Meanwhile, away from the Komikons, far away from the end of Mangaholix, Kevin Libranda (author of Aporia) has been quietly but steadily working. The result is currently one of the premium comics of MangaMagazine.net: Novus Karma.
Jose Calajati is an average college student at Tondo University when things start suddenly changing for the dangerous and weird, starting with some thugs successfully killing him while chasing a girl from some future. But he doesn’t die (of course, otherwise we have no story), and he is pulled away into a future where he’s the last one that looks like him standing. Apparently Jose Calajati is a savior of some sort, the best user of karma, special powers held by special people that others want to kill. These special powers may or may not be involved in a special scientific project dealing with angel-type aliens.
Novus Karma is the complete opposite of Aporia, futuristic and sci-fi. Yet it also solidly and plentifully has his penchant for portals. That said, his portal system is quite interesting. The story as a whole is also better planned-out than his earlier work, with more even pacing of the panels and dialogue. No longer does it aim to be pretty; Novus Karma solidly aims to deliver a story. The placement of the story in a Manila that is universally recognizable yet local, and without apology to an international readership no less, is incredible.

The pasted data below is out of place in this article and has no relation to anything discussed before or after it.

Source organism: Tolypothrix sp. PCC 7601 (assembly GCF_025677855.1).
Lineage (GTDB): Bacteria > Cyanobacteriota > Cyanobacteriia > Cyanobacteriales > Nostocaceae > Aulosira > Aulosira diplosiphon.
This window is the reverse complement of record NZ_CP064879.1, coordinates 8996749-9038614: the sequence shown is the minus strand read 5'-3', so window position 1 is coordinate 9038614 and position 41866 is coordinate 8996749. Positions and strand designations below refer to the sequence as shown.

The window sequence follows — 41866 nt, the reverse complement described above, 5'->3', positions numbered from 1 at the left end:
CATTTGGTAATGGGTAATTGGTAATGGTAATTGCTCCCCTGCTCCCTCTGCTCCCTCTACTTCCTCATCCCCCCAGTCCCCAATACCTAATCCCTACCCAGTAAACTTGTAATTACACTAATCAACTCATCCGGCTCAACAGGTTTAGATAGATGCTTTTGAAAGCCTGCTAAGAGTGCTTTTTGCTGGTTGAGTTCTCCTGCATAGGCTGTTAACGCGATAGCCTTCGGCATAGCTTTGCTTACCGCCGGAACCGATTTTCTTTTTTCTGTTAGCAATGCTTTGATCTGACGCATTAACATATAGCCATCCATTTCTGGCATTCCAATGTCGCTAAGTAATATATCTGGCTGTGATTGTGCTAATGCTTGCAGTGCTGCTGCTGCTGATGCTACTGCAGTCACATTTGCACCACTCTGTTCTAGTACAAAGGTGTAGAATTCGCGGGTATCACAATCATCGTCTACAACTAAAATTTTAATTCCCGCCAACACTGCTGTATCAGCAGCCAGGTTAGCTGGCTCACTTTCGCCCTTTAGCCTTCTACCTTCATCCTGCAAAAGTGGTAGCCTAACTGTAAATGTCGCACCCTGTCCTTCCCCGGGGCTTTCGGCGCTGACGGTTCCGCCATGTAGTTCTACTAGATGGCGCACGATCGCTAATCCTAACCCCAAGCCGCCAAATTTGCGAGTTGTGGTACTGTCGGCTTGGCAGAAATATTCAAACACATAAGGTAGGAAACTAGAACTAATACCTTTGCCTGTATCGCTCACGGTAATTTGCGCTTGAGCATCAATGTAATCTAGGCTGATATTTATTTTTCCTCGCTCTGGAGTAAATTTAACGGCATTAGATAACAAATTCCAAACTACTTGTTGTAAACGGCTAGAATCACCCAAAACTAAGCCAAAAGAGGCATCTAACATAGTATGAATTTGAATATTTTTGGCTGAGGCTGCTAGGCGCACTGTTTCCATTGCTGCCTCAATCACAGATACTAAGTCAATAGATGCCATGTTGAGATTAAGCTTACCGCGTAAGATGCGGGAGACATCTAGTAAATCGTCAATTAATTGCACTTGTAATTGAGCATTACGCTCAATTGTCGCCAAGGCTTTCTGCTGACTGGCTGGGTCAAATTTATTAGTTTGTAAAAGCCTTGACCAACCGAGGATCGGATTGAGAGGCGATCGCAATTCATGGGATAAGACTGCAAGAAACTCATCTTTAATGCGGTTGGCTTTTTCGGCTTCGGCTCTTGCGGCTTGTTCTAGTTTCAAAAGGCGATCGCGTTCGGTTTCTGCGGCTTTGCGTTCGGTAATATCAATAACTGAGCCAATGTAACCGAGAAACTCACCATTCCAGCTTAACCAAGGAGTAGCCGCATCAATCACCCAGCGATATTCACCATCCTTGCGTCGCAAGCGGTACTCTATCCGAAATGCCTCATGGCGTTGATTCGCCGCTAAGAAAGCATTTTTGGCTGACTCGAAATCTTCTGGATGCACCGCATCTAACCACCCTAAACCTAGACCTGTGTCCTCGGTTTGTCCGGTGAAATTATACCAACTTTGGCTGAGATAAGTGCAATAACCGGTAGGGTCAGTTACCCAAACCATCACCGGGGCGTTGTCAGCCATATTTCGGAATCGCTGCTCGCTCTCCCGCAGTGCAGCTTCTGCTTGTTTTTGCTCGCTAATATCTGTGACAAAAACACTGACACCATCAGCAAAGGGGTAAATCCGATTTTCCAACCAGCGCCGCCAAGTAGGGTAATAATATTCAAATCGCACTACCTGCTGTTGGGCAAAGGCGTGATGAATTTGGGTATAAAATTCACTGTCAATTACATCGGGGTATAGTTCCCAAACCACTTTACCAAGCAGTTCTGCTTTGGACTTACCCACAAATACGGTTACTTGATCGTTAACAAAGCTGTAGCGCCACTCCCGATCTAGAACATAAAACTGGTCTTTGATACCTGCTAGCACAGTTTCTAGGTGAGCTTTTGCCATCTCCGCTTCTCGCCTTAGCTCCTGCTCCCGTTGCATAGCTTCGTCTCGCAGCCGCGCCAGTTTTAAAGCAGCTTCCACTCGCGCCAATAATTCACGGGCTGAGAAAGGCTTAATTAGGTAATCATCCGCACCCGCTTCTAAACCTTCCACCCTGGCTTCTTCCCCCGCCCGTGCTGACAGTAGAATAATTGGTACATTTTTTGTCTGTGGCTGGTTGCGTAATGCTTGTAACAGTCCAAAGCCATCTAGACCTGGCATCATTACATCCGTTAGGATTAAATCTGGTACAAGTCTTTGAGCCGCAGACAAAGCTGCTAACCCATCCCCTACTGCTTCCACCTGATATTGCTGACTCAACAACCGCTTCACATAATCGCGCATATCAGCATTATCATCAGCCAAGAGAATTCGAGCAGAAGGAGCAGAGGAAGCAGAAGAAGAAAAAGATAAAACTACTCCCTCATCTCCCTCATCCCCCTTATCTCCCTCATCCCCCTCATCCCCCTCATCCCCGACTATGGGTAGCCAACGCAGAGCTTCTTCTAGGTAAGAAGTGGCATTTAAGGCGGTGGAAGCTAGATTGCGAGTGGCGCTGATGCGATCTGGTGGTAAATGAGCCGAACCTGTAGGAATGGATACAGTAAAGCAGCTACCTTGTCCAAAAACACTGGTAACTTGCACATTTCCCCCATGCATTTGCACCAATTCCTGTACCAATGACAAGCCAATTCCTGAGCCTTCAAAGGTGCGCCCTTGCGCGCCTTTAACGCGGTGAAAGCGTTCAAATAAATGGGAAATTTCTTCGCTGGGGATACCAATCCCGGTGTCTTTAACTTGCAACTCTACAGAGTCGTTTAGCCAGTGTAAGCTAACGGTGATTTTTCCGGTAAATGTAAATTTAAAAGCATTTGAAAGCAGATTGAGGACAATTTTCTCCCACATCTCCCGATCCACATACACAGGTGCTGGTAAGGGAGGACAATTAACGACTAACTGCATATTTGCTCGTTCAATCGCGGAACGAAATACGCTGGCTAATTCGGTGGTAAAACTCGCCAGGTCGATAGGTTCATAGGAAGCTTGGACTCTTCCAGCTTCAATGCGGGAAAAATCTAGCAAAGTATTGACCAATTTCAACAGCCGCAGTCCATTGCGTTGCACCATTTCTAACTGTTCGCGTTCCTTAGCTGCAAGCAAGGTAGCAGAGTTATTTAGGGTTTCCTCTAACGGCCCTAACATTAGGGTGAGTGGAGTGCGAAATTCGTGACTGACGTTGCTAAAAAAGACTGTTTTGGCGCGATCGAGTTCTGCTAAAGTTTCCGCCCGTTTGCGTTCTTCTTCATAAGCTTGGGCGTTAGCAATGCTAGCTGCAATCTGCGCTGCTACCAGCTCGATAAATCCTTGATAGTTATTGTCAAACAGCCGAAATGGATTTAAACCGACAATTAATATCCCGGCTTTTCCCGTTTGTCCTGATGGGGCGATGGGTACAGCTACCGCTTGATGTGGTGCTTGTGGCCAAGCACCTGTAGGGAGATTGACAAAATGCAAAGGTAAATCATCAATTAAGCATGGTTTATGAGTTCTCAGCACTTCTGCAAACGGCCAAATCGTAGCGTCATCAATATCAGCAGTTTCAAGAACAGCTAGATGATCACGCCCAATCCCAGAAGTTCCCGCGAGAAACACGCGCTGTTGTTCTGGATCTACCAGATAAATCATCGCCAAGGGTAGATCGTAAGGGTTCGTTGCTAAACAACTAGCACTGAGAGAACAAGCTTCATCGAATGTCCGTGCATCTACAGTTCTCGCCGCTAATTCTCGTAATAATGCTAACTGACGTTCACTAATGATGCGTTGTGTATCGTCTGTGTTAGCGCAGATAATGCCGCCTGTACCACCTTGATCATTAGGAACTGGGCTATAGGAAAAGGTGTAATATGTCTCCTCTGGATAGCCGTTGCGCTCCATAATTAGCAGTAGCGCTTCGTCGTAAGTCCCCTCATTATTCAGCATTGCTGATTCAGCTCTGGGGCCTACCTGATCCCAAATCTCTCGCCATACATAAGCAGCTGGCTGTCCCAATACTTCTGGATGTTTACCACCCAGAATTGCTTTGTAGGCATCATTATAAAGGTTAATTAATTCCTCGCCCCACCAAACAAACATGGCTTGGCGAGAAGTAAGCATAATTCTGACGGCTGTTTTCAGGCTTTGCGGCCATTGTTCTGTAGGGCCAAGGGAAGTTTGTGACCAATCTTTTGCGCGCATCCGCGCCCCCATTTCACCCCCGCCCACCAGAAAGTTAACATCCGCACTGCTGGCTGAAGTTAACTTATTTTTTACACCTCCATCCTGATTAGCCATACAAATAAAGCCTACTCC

All the characters are given sufficient airtime to be distinct from each other, in reference to their importance in the story. It is clear whether they are friends or foes. All characters are given little quirks that make them more human, taking away from their stereotypes. Females are generally treated with respect, considered smart and capable, with actually decent functional attire, even though there is still plenty of eye-candy shots.
The art has also improved much from Aporia, while retaining his distinct style with faces, hair, and body contours. It is more judicious in providing detailed backgrounds, and when they are given they are a sight to behold. ‘Camera angles’ are also much better as compared to that earlier work.
Overall, it deserves the attention the international membership of MangaMagazine.net has given it. It’s totally free to read online, and also downloadable as Amazon.com ebooks for a fee. If you’re not reading this yet, go marathon it now, because you’re missing on some good komiks by some great local talent.